= (∑ ( ) ∑ ( ) ) (∑ ( ) ∑ ( ) )

and relay-destination transmissions, we have: r = r . In

the 2-Hop Relay Algorithm, a direct source-to-destination

transmission is scheduled whenever there is a source

( ) ( )

=

= (1 ) ≥ ( )

destination pair in the same cell or there is only 1 node in a cell and its destination is in an adjacent cell (and independent of the actual queue backlog values). Thus, using the definitions of q and q0 from the statement of

Theorem 1, we have: Nr = C(R q R q ). Similarly, the

sum total transmissions in the network can be expressed in

terms of the quantities p and as follows:

where, we used (15). Combining these two cases, with =

and = :

{∑ ( ) ( ) ∑ ( ) ( ) ( )( )| ̂( )} ≥ ( )

Using this in (12), we get:

( ) = ( ).

∆( , ) (2 1)

(1 𝜌)

4 ∑ ∑

( ) ( )

Using these to solve for r1, r2, r3 and simplifying, we have:

= (1 ), = (1 ), = (1 ) (1 )

This is in a form that fits (6). Using the Lyapunov Drift

Lemma, we get

where κ . Note that 0 < κ < 1 (since >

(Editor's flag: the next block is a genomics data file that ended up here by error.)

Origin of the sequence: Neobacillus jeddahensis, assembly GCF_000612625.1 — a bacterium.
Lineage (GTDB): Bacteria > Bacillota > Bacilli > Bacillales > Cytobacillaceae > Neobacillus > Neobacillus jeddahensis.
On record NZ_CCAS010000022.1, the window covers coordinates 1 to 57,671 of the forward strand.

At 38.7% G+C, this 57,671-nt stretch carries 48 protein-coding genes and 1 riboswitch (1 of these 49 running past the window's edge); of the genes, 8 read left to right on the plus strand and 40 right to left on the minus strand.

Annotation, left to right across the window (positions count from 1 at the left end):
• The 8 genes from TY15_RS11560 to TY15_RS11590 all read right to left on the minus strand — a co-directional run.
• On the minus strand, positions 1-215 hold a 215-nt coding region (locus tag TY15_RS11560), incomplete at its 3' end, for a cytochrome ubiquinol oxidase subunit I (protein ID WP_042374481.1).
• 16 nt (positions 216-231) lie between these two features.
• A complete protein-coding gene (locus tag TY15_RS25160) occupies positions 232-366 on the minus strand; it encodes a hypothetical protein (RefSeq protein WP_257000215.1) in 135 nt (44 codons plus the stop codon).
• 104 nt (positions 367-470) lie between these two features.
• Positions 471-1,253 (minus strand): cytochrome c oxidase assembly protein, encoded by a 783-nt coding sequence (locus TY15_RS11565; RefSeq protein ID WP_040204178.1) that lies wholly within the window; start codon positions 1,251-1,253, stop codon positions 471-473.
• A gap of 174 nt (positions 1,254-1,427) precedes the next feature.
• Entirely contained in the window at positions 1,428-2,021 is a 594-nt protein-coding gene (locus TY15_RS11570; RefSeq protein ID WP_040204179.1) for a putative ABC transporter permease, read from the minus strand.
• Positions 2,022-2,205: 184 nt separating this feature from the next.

q and > q ). Therefore, we have:

1 2 (2 1)

im u ∑ ∑ { ( )} (1 𝜌)

(1 )

∑ ( ) = =

Let δ = and αγ = = . Note that this choice of δ

represents a valid probability since 0 ρ < 1. Then, using

(13), the last term of (12) under this case can be expressed as:

{∑ ( ) ( ) ∑ ( ) ( ) ( )( )| ̂( )}

≥ (∑ ( ) ) (1 2 ) = ( ) (1 ) 𝜌

≥ [(1 ) 𝜌] ≥ (1 2 𝜌) = ( )

where we used the fact that (1 ) (1 ) ≥ (1 )2.

case to happen. From our traffic model, we know that in this

case A( ) (t) = 0 for all t. Further, under the 2-Hop Relay Algorithm, μ( ) (t) > 0 only if node ‘a’ is the source for type c packets. Also μ( ) (t) > 0 only if b = c. To compute ∑ μ̅ ( ) and ∑ μ̅ ( ) for this case, note that the 2-Hop Relay

The total input rate into the network is Nλ. Thus, using

Little’s Theorem, the average delay per packet is bounded

( )

by .

( )

The proof of the capacity for the cell-partitioned network can be used to consider more general scheduling restrictions. From (5), it amounts to:

1